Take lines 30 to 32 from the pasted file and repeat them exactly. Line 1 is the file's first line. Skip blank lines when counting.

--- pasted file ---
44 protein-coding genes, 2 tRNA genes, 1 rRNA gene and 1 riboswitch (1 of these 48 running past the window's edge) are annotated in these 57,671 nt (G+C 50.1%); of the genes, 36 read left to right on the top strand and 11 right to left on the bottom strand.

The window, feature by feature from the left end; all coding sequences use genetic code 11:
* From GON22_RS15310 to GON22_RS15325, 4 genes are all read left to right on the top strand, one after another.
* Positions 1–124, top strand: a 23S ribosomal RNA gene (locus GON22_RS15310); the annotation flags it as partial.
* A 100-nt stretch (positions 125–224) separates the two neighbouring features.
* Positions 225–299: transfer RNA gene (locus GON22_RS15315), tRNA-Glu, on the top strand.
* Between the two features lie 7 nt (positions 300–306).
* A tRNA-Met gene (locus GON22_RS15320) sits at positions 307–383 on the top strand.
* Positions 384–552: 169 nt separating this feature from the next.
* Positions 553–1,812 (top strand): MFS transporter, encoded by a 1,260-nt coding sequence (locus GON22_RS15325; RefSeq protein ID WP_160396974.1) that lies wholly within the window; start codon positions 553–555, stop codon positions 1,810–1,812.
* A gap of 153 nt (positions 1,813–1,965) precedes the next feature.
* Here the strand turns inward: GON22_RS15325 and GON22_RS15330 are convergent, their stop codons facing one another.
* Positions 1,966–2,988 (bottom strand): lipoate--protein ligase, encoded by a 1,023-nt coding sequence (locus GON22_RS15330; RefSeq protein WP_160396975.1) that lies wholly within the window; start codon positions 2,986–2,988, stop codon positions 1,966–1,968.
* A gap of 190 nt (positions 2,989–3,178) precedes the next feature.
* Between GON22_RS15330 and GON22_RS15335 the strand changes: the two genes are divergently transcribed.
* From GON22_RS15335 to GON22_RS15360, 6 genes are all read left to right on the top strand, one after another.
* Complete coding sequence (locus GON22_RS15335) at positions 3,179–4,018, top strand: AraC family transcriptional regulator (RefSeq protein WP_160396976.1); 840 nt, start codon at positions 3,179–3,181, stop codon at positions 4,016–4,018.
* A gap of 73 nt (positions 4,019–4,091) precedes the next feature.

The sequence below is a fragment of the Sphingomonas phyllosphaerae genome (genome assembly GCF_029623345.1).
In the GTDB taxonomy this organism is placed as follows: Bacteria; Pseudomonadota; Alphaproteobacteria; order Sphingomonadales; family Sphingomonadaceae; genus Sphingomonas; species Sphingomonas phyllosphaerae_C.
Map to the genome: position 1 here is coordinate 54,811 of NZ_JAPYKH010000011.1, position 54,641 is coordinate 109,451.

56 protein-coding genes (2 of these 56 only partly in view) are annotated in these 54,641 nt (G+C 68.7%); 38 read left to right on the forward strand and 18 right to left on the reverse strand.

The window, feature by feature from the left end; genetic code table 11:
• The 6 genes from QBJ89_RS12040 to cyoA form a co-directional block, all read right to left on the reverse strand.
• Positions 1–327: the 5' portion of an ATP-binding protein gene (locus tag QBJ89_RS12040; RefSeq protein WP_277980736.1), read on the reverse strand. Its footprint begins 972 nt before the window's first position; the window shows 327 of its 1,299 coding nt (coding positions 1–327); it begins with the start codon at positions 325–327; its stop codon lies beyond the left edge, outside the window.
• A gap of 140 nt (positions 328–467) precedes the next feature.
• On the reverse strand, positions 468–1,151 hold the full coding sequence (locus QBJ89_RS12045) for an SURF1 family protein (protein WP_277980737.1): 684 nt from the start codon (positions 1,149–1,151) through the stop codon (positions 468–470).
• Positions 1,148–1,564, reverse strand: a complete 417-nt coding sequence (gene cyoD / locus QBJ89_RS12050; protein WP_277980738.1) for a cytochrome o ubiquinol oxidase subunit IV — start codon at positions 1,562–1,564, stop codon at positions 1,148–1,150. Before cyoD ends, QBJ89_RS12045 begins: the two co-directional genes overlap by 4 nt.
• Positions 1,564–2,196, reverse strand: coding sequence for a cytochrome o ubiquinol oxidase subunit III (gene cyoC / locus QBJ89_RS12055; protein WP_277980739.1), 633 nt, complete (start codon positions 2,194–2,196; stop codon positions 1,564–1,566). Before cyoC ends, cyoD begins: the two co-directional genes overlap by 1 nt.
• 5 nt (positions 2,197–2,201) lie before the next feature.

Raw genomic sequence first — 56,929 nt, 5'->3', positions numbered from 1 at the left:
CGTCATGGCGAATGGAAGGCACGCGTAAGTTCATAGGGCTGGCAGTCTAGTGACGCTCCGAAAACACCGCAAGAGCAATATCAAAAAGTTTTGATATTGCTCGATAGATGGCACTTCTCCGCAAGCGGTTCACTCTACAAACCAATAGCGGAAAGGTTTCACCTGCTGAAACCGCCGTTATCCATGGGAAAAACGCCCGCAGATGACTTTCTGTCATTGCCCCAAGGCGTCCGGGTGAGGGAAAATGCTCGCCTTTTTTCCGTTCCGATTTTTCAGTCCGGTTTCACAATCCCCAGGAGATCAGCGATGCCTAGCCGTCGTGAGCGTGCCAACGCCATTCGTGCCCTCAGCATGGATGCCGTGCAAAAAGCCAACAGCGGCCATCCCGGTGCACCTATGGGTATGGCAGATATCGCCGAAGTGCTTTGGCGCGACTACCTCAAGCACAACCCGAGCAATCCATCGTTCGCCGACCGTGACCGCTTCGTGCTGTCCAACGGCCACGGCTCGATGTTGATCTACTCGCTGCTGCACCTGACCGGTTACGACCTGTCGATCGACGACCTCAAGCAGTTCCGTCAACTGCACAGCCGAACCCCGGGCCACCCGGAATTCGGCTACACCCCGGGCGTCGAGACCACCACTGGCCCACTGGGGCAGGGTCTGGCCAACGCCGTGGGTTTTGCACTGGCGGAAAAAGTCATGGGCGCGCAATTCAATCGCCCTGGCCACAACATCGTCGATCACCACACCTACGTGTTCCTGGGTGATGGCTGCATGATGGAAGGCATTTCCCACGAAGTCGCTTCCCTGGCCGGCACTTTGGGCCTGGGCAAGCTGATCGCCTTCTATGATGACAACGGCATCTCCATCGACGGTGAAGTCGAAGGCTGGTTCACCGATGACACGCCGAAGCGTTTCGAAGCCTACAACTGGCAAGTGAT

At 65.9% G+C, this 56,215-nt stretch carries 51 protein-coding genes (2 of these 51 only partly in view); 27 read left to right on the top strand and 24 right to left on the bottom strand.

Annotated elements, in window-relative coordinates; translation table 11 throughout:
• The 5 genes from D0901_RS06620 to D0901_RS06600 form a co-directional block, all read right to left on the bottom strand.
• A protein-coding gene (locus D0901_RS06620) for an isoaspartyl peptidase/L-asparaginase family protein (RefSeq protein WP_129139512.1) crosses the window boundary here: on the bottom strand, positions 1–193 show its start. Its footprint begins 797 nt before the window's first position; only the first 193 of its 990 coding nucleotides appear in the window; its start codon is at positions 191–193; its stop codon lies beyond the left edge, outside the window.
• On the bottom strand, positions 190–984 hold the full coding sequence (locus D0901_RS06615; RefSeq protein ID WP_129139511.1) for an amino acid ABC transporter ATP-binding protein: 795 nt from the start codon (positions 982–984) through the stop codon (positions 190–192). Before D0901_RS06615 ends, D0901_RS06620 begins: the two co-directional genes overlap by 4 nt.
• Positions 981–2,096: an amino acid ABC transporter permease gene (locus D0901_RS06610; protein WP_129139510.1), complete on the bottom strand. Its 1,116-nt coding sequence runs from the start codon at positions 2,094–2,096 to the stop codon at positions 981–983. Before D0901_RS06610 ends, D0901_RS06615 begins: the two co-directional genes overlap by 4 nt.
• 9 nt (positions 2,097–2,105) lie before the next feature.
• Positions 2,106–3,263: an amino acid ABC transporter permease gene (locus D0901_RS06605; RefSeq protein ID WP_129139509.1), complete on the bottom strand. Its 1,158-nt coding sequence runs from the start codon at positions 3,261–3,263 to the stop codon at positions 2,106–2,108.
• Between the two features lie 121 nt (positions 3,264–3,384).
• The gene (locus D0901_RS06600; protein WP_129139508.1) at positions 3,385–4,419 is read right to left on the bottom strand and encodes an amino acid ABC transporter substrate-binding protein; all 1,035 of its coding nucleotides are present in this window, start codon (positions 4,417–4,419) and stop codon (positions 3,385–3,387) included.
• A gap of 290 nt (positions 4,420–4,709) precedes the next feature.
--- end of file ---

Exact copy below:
• 5 nt (positions 2,197–2,201) lie before the next feature.

Raw genomic sequence first — 56,929 nt, 5'->3', positions numbered from 1 at the left:
CGTCATGGCGAATGGAAGGCACGCGTAAGTTCATAGGGCTGGCAGTCTAGTGACGCTCCGAAAACACCGCAAGAGCAATATCAAAAAGTTTTGATATTGCTCGATAGATGGCACTTCTCCGCAAGCGGTTCACTCTACAAACCAATAGCGGAAAGGTTTCACCTGCTGAAACCGCCGTTATCCATGGGAAAAACGCCCGCAGATGACTTTCTGTCATTGCCCCAAGGCGTCCGGGTGAGGGAAAATGCTCGCCTTTTTTCCGTTCCGATTTTTCAGTCCGGTTTCACAATCCCCAGGAGATCAGCGATGCCTAGCCGTCGTGAGCGTGCCAACGCCATTCGTGCCCTCAGCATGGATGCCGTGCAAAAAGCCAACAGCGGCCATCCCGGTGCACCTATGGGTATGGCAGATATCGCCGAAGTGCTTTGGCGCGACTACCTCAAGCACAACCCGAGCAATCCATCGTTCGCCGACCGTGACCGCTTCGTGCTGTCCAACGGCCACGGCTCGATGTTGATCTACTCGCTGCTGCACCTGACCGGTTACGACCTGTCGATCGACGACCTCAAGCAGTTCCGTCAACTGCACAGCCGAACCCCGGGCCACCCGGAATTCGGCTACACCCCGGGCGTCGAGACCACCACTGGCCCACTGGGGCAGGGTCTGGCCAACGCCGTGGGTTTTGCACTGGCGGAAAAAGTCATGGGCGCGCAATTCAATCGCCCTGGCCACAACATCGTCGATCACCACACCTACGTGTTCCTGGGTGATGGCTGCATGATGGAAGGCATTTCCCACGAAGTCGCTTCCCTGGCCGGCACTTTGGGCCTGGGCAAGCTGATCGCCTTCTATGATGACAACGGCATCTCCATCGACGGTGAAGTCGAAGGCTGGTTCACCGATGACACGCCGAAGCGTTTCGAAGCCTACAACTGGCAAGTGAT